Space Products & Innovation
Homeland Security, Defense, and Intelligence
The U.S. Department of Defense launched its first Mobile User Objective System (MUOS) satellite in February 2012. With four more planned satellites, MUOS will provide global ultra-high-frequency (UHF) communications coverage, which has the advantage of being resistant to signal blockages by foliage, urban structures, or inclement weather.
Beginning in 2012, new satellite communications terminals are being deployed at Afghan National Police Training Centers. The new access points are able to provide both classified and unclassified network access, which increases operational security while conserving valuable secure bandwidth.
Since the beginning of the Space Race, defense considerations have been an important part of space activities. National security space assets provide tactical and strategic intelligence services, navigation data and precision guidance for munitions, secure communications, and monitoring of foreign weapons testing and missile launches.
Though GPS tracking can be an effective way of following suspected criminals, its use by police is now more restricted. In January 2012, the U.S. Supreme Court ruled unanimously that police erred in not obtaining a warrant before attaching a tracking device to a suspect’s car.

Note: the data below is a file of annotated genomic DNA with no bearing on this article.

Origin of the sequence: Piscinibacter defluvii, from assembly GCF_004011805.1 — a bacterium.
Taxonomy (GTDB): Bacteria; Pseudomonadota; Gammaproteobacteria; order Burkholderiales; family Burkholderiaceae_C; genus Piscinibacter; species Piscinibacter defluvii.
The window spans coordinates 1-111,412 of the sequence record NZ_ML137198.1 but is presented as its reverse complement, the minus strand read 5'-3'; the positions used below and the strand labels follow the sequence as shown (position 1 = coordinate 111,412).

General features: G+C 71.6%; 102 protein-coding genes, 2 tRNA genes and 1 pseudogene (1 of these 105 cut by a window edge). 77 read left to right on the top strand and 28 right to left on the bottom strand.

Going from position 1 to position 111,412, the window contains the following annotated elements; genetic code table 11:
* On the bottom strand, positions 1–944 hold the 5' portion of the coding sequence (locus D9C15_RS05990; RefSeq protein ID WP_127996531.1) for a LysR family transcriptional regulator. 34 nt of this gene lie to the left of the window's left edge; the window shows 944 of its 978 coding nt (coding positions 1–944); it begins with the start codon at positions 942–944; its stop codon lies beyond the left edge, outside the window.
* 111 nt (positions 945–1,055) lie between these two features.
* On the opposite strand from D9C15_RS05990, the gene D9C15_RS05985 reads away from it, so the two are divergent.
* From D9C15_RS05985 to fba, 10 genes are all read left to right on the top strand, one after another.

Laipac Technology has developed a bulletproof vest that incorporates GPS, sending an automatic alert when the vest is fired upon. This allows a separate team to immediately locate soldiers or police officers that have been attacked, providing backup or medical assistance.
The military is finding that new smart devices, such as phones, enabled by space assets can improve soldiers’ ability to carry out their missions. In the past, a helicopter pilot trying to locate U.S. troops under attack would have to find the group by locating the right map, unfolding it, and pinpointing the position of the troops.
Surveillance satellites are used on a daily basis for military planning and intelligence. The military operation against Osama Bin Laden in 2011 is a prime example of how these space assets are used. After the CIA and U.S. military determined the potential location of Osama Bin Laden’s compound in Abbottabad, Pakistan, satellite images were used to create a detailed map from above.
The satellite component of the U.S. Missile Defense program made great strides in 2011. The Space Tracking and Surveillance System (STSS), launched in 2009, completed its last test focus area required by the Missile Defense Agency in April 2011, five months ahead of schedule.
Satellite-based ship monitoring is expected to develop as a large new business in 2012, providing global coastal authorities with information about ships farther out at sea, beyond the reach of coastal radar systems.